In Myanmar, Aung San Suu Kyi's party is at a crossroads
The opposition party is pushing for constitutional reforms that would allow its leader to run for president. If it fails, the party lacks new talent. US Secretary of State John Kerry is in Myanmar today.
A military-drafted constitution bans her from the presidency because her late husband and child are foreigners. Her opposition party is trying to change that rule before next year’s election, which is shaping up as a critical test for an unconsolidated democracy.
Should it fail, the National League for Democracy (NLD) – which is hugely popular – will struggle to find a replacement candidate. The battle over the constitution also exposes the limits of democracy under what remains a military-dominated system in Myanmar (also known as Burma).
In May, the NLD launched a two-month campaign calling for amendments to the constitution. This week it said it had collected 5 million signatures in support of its campaign.
“I dare say that there has never been a case such as this, where 5 million people supported a movement out of their own free will. This is [the] first time in our country’s history,” Ms. Suu Kyi told reporters Wednesday in the capital Naypyidaw.
US Secretary of State John Kerry arrived here Friday on a three-day visit amid criticism from the US Congress over the pace of political reforms under President Thein Sein, a retired general who is the country's first civilian leader in five decades.
Last month Sen. Mitch McConnell (R) of Kentucky warned that the remaining US sanctions against Myanmar would be kept in place unless Suu Kyi was allowed to stand for president. As it stands, he said, the provision barring her from running would “cast a pall over the legitimacy of the election.”
But despite local support and pressure from abroad, most observers say there is little chance of constitutional change before next year’s poll.
In June, a parliamentary review committee dominated by the military-backed ruling party rejected making changes to provisions dealing with the presidency. “At the moment you’d have to say the likelihood of [changes] is very small,” says David Mathieson, a Myanmar researcher at Human Rights Watch.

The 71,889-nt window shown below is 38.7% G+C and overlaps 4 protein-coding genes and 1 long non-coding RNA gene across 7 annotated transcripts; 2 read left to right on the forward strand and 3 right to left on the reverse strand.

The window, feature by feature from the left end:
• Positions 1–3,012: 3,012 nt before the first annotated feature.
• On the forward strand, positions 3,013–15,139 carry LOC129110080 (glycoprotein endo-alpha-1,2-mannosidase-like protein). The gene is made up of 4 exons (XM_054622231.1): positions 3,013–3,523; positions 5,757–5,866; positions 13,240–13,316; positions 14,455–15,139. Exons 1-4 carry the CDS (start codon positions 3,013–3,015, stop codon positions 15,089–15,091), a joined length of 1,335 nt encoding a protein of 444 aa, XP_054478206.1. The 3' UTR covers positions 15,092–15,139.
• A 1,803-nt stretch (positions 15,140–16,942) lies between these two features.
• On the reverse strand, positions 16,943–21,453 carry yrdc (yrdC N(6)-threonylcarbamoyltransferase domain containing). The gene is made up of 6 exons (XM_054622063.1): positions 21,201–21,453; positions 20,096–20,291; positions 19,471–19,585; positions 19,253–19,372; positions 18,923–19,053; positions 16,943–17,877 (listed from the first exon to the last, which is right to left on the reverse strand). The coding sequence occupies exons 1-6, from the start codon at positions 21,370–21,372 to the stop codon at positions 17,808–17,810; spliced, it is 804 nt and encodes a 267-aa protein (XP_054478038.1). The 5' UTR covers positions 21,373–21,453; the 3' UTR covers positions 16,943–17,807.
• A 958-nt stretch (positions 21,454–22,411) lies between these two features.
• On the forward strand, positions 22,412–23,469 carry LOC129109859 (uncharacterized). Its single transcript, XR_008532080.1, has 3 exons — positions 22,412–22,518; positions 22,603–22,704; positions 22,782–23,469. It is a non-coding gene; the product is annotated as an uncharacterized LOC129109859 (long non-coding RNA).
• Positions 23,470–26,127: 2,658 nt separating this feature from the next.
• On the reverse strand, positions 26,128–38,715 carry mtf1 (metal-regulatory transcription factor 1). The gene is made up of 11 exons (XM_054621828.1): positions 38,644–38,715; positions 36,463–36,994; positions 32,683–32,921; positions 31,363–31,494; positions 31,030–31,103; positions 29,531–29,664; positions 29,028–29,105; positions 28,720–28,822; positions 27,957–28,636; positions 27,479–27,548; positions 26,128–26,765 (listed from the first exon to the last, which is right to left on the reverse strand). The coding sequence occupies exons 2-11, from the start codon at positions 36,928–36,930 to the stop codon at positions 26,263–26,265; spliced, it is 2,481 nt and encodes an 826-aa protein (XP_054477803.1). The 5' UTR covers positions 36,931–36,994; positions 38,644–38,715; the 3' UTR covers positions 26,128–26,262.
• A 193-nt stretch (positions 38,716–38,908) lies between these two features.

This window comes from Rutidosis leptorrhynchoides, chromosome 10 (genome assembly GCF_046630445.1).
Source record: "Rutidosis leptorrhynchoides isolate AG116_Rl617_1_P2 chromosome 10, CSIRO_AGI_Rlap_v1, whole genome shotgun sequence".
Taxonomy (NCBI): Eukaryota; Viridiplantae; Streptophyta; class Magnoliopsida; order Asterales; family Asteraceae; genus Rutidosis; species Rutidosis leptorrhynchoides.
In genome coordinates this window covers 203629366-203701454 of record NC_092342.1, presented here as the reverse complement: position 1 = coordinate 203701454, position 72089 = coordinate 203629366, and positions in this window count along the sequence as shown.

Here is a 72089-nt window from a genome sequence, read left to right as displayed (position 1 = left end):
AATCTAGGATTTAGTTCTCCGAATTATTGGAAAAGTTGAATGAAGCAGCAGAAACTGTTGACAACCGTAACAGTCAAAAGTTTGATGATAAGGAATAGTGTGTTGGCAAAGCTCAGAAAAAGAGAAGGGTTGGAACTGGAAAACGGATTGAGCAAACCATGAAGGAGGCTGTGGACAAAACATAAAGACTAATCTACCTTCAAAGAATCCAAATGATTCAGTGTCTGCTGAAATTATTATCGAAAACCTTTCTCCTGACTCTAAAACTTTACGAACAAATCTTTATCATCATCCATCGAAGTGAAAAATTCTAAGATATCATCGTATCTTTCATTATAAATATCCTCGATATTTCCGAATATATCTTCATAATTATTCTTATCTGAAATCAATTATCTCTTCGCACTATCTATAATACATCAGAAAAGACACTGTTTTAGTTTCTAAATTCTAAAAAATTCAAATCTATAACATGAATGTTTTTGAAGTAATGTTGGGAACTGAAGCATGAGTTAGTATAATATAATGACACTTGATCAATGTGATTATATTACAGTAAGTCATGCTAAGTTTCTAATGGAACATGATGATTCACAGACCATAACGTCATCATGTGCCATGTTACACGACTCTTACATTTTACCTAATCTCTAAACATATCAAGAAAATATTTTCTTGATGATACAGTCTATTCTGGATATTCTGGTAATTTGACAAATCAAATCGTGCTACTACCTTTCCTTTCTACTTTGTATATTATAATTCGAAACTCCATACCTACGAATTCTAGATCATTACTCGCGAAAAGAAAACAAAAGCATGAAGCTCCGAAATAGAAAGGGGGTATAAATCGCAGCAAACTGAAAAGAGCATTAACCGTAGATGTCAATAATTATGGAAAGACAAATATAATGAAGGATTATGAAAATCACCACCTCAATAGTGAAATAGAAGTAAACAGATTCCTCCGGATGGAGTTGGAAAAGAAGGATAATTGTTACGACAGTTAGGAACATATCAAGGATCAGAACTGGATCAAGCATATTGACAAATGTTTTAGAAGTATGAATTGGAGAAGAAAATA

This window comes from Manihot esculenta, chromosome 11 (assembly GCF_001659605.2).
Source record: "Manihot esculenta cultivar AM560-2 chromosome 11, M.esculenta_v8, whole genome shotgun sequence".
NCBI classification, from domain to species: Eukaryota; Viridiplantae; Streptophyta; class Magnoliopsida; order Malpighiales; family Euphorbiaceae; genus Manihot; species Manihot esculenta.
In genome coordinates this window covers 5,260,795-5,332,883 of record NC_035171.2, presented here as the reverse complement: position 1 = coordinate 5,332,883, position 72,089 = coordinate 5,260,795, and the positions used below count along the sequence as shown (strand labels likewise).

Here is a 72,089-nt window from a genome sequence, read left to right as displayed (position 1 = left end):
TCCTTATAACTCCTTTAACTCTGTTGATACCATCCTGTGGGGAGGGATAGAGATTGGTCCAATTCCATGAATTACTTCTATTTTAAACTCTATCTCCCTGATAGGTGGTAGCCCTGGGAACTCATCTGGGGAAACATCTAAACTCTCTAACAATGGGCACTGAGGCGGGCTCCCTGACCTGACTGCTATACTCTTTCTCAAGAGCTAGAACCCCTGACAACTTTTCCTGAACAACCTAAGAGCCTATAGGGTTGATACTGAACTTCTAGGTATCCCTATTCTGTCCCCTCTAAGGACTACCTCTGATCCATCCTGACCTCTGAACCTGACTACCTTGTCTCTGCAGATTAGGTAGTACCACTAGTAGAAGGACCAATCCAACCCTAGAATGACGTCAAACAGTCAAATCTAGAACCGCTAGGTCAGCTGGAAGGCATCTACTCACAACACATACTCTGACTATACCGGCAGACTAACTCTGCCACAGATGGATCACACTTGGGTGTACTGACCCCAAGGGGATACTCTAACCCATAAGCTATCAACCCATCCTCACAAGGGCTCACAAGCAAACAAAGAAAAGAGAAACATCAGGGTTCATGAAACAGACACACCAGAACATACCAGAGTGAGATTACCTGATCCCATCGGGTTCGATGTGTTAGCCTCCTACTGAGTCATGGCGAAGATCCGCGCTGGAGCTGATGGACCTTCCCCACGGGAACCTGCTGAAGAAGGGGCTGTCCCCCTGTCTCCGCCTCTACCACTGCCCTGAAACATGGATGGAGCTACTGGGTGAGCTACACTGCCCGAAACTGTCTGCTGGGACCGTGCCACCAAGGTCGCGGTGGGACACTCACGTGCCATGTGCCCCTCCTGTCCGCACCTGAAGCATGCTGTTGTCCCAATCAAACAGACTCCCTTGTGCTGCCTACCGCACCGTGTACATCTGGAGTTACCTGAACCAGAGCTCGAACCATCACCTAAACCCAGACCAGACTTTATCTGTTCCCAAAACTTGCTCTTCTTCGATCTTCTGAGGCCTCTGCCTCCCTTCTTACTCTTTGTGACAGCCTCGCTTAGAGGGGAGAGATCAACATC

A change to the constitution requires 75 percent parliamentary approval, a nearly impossible task with the military controlling 25 percent of the seats.
'Who will be successor to Aung San Suu Kyi?'
This decision poses a dilemma for the NLD, which was founded in 1988 amid nationwide protests and relies heavily on the exalted status of Suu Kyi, the daughter of the country's most famous nationalist leader.
“Who will be successor to Aung San Suu Kyi? We have never thought about it,” says Win Htein who sits on the NLD’s executive committee. “She’s the exception. There’s nobody who can match her charisma and who can match her leadership.”
Kyaw Min Swe, chief editor of Yangon-based The Voice, says years of idolizing Suu Kyi had left the party without a Plan B because it lacked a second tier of leaders. “Everybody puts everything on her head. They raise her up a lot, like a queen or a god. Some party members worship her,” he says.
Suu Kyi will be 70 by the time of the election, and the youngest member on the NLD's executive committee is 62 years old. Mr. Win Htein, who is 72, admitted that recent attempts to bring in young blood hadn't yielded anyone ready to assume leadership roles during the election.
Myat Thu, the founder of the Yangon School of Political Science, said the party had benefited for years from Suu Kyi’s iconic status, but that it needed to lay the groundwork for life after “The Lady.” “They must prepare for that,” he says, “because she is mortal.”